Feeds

Brussels starts probe of MS consumer electronic deals

Hardware OEMs get "routine" request for information

  • alert
  • submit to reddit

The essential guide to IT transformation

The European Commission looks set to open a second investigation of Microsoft, even before the current one is done and dusted - and this time it's about the company's relationships with OEMs. Following a report of the matter in the Financial Times, the Commission today issued a statement confirming that it had asked a number of companies for information concerning their licensing arrangements with Microsoft, but stressing that its enquiries were "routine."

According to the FT, 20 companies, including IBM, Hitachi and Toshiba, have been contacted, and the Commission is concerned that the terms of Microsoft's licences might restrict the hardware manufacturers' ability to enforce their own patents. And what might Brussels mean by this? Well, if you take a look here, you'll see that losing control of its own IP to Microsoft was precisely what concerned Sony when it filed its comments on the proposed DoJ settlement to the US antitrust matter.

We could at this juncture perhaps note the serendipity of the FT report's "Microsoft declined to comment. But the company has previously argued that its licensing policy worldwide has already been subjected to unprecedented scrutiny because of the court settlement to the antitrust case in the US."

One doubts that Sony was among the scrutineers who were entirely satisfied, and presumes that the Commission has included the company in its trawl.

The Commission hasn't said which companies it has contacted, but it's worth noting that it is assessing the conditions offered by Microsoft for the licensing of their IT related technology to original equipment manufacturers (OEM's) in the IT and consumer electronics sector." So while the current European antitrust investigation centres on the PC, this one, should it go ahead, will also focus on consumer markets, and the company's attempts to use software dominance to leverage its way into consumer hardware. ®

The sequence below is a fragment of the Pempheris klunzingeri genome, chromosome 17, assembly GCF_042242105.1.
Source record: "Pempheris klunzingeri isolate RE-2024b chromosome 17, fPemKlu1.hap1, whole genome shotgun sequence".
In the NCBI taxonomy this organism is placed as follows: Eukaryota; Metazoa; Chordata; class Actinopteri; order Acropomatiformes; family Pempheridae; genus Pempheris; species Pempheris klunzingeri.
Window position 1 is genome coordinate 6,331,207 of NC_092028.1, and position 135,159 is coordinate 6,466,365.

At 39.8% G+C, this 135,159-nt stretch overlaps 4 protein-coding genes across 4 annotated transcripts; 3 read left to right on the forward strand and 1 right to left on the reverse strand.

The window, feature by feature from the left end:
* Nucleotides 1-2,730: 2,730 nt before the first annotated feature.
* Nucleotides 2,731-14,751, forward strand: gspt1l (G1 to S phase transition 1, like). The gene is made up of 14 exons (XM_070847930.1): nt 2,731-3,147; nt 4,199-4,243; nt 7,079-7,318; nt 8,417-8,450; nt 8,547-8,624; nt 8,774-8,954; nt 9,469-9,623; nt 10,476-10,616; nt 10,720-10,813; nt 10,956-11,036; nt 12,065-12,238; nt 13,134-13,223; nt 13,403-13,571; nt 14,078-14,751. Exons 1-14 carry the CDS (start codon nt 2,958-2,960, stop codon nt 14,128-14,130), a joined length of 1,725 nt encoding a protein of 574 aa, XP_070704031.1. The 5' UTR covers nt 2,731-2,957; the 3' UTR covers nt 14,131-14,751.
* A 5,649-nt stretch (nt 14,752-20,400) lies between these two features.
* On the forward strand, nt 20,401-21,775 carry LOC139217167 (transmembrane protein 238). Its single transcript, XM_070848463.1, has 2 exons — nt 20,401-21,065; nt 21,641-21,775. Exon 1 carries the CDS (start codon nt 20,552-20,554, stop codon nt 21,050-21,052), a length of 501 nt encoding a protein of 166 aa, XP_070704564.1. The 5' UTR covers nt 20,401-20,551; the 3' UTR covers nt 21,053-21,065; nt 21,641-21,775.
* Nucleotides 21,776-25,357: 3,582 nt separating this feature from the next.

The essential guide to IT transformation

More from The Register

next story
Apple promises to lift Curse of the Drained iPhone 5 Battery
Have you tried turning it off and...? Never mind, here's a replacement
Mozilla's 'Tiles' ads debut in new Firefox nightlies
You can try turning them off and on again
Linux turns 23 and Linus Torvalds celebrates as only he can
No, not with swearing, but by controlling the release cycle
Scratched PC-dispatch patch patched, hatched in batch rematch
Windows security update fixed after triggering blue screens (and screams) of death
This is how I set about making a fortune with my own startup
Would you leave your well-paid job to chase your dream?
prev story

Whitepapers

Endpoint data privacy in the cloud is easier than you think
Innovations in encryption and storage resolve issues of data privacy and key requirements for companies to look for in a solution.
Implementing global e-invoicing with guaranteed legal certainty
Explaining the role local tax compliance plays in successful supply chain management and e-business and how leading global brands are addressing this.
Advanced data protection for your virtualized environments
Find a natural fit for optimizing protection for the often resource-constrained data protection process found in virtual environments.
Boost IT visibility and business value
How building a great service catalog relieves pressure points and demonstrates the value of IT service management.
Next gen security for virtualised datacentres
Legacy security solutions are inefficient due to the architectural differences between physical and virtual environments.